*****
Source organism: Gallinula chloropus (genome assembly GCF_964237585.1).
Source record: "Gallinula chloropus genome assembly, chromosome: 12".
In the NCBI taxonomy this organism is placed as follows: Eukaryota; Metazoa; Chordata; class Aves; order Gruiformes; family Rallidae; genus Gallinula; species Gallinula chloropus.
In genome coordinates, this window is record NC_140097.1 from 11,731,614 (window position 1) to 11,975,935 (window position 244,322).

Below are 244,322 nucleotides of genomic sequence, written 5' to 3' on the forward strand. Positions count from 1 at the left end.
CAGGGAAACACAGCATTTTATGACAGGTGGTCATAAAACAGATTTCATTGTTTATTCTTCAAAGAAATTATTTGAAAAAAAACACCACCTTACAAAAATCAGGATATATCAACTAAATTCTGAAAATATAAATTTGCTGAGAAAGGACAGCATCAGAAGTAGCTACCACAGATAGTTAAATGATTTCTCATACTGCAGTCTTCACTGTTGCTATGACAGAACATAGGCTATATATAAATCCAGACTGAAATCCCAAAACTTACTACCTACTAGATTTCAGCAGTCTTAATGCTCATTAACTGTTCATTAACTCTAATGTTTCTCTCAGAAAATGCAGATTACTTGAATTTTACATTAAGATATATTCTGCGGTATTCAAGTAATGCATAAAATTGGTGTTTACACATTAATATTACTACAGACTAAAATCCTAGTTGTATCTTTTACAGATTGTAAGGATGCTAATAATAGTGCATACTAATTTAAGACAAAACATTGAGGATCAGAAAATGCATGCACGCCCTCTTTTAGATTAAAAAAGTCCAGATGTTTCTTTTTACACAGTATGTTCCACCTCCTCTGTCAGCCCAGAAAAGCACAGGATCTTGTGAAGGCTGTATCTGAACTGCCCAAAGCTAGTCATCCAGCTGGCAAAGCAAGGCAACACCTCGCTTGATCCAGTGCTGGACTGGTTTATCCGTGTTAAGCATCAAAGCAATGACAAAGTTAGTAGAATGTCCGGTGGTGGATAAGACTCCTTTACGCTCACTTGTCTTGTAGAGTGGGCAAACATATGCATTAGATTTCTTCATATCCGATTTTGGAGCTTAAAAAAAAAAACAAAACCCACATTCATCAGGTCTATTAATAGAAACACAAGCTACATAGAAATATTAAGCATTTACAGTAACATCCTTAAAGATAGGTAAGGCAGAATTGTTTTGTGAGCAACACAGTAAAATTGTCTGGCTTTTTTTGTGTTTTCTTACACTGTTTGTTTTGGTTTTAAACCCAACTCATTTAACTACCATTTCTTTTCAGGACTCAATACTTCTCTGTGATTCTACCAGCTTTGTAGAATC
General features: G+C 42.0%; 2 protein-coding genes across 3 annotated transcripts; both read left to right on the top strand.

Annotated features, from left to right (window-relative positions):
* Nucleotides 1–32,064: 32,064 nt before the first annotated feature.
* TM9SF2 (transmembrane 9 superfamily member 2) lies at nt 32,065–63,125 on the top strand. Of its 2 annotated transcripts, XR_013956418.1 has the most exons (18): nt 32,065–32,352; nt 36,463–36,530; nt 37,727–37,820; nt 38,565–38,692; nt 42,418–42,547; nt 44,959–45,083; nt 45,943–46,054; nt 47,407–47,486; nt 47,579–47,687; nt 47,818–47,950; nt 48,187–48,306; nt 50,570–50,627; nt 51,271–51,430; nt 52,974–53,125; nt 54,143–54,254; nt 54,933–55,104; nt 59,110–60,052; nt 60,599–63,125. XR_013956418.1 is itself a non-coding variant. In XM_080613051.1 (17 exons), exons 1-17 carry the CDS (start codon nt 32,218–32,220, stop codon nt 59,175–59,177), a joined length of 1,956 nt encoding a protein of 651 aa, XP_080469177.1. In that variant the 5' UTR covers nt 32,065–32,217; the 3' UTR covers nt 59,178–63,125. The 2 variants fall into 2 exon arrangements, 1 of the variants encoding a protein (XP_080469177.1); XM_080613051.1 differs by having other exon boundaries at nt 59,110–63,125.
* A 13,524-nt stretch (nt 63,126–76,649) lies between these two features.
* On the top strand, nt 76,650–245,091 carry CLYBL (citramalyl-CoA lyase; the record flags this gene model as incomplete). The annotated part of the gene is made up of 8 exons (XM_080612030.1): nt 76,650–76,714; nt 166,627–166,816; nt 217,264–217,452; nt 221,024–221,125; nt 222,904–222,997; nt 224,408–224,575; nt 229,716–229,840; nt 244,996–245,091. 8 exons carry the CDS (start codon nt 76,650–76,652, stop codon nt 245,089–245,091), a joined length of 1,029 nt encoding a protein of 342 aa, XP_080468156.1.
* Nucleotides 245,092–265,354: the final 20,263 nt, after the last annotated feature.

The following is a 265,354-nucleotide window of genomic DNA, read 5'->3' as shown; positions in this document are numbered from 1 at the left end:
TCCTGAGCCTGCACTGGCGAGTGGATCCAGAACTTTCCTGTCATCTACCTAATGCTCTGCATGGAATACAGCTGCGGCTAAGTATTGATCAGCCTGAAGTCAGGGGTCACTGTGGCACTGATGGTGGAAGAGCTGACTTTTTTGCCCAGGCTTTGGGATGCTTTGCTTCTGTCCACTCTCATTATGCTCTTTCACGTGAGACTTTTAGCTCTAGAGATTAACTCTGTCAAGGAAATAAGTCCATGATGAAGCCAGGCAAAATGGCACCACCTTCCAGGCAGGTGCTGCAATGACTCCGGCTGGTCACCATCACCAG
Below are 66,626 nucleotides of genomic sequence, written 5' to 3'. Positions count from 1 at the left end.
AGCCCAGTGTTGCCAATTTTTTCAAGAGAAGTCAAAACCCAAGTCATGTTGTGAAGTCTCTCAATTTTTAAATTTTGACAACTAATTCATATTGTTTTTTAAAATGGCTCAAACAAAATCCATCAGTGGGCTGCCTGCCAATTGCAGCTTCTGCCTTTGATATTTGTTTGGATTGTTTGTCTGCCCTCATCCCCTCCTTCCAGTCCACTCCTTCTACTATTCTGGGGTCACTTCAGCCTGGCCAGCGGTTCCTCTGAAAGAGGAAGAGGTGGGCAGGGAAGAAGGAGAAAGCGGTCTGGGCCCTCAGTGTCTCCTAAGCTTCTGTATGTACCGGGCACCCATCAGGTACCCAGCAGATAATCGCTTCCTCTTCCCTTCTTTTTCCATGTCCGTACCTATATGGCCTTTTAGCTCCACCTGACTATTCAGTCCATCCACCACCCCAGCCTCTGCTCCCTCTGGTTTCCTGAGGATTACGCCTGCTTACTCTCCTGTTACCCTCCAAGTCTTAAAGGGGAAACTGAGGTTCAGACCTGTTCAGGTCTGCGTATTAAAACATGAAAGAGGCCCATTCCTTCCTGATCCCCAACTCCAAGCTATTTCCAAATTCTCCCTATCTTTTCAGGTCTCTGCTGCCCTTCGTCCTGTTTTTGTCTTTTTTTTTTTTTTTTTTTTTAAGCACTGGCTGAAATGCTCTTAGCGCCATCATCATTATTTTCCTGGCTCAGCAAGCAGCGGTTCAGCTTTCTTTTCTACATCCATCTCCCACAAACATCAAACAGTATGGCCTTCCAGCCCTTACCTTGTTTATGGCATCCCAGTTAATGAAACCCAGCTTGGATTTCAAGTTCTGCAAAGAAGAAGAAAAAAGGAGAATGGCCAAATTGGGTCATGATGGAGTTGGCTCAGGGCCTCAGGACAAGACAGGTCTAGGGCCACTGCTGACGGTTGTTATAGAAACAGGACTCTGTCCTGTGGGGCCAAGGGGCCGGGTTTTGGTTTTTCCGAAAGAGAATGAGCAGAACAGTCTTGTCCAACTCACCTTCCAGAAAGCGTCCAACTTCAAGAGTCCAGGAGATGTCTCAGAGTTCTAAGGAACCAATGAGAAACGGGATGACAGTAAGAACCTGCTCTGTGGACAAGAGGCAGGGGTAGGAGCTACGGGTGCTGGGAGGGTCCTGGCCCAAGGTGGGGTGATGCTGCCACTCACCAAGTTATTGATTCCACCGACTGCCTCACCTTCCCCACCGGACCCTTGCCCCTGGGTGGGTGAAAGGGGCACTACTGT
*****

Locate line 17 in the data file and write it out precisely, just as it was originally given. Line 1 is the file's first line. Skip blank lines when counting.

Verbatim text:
AGCCCAGTGTTGCCAATTTTTTCAAGAGAAGTCAAAACCCAAGTCATGTTGTGAAGTCTCTCAATTTTTAAATTTTGACAACTAATTCATATTGTTTTTTAAAATGGCTCAAACAAAATCCATCAGTGGGCTGCCTGCCAATTGCAGCTTCTGCCTTTGATATTTGTTTGGATTGTTTGTCTGCCCTCATCCCCTCCTTCCAGTCCACTCCTTCTACTATTCTGGGGTCACTTCAGCCTGGCCAGCGGTTCCTCTGAAAGAGGAAGAGGTGGGCAGGGAAGAAGGAGAAAGCGGTCTGGGCCCTCAGTGTCTCCTAAGCTTCTGTATGTACCGGGCACCCATCAGGTACCCAGCAGATAATCGCTTCCTCTTCCCTTCTTTTTCCATGTCCGTACCTATATGGCCTTTTAGCTCCACCTGACTATTCAGTCCATCCACCACCCCAGCCTCTGCTCCCTCTGGTTTCCTGAGGATTACGCCTGCTTACTCTCCTGTTACCCTCCAAGTCTTAAAGGGGAAACTGAGGTTCAGACCTGTTCAGGTCTGCGTATTAAAACATGAAAGAGGCCCATTCCTTCCTGATCCCCAACTCCAAGCTATTTCCAAATTCTCCCTATCTTTTCAGGTCTCTGCTGCCCTTCGTCCTGTTTTTGTCTTTTTTTTTTTTTTTTTTTTTAAGCACTGGCTGAAATGCTCTTAGCGCCATCATCATTATTTTCCTGGCTCAGCAAGCAGCGGTTCAGCTTTCTTTTCTACATCCATCTCCCACAAACATCAAACAGTATGGCCTTCCAGCCCTTACCTTGTTTATGGCATCCCAGTTAATGAAACCCAGCTTGGATTTCAAGTTCTGCAAAGAAGAAGAAAAAAGGAGAATGGCCAAATTGGGTCATGATGGAGTTGGCTCAGGGCCTCAGGACAAGACAGGTCTAGGGCCACTGCTGACGGTTGTTATAGAAACAGGACTCTGTCCTGTGGGGCCAAGGGGCCGGGTTTTGGTTTTTCCGAAAGAGAATGAGCAGAACAGTCTTGTCCAACTCACCTTCCAGAAAGCGTCCAACTTCAAGAGTCCAGGAGATGTCTCAGAGTTCTAAGGAACCAATGAGAAACGGGATGACAGTAAGAACCTGCTCTGTGGACAAGAGGCAGGGGTAGGAGCTACGGGTGCTGGGAGGGTCCTGGCCCAAGGTGGGGTGATGCTGCCACTCACCAAGTTATTGATTCCACCGACTGCCTCACCTTCCCCACCGGACCCTTGCCCCTGGGTGGGTGAAAGGGGCACTACTGT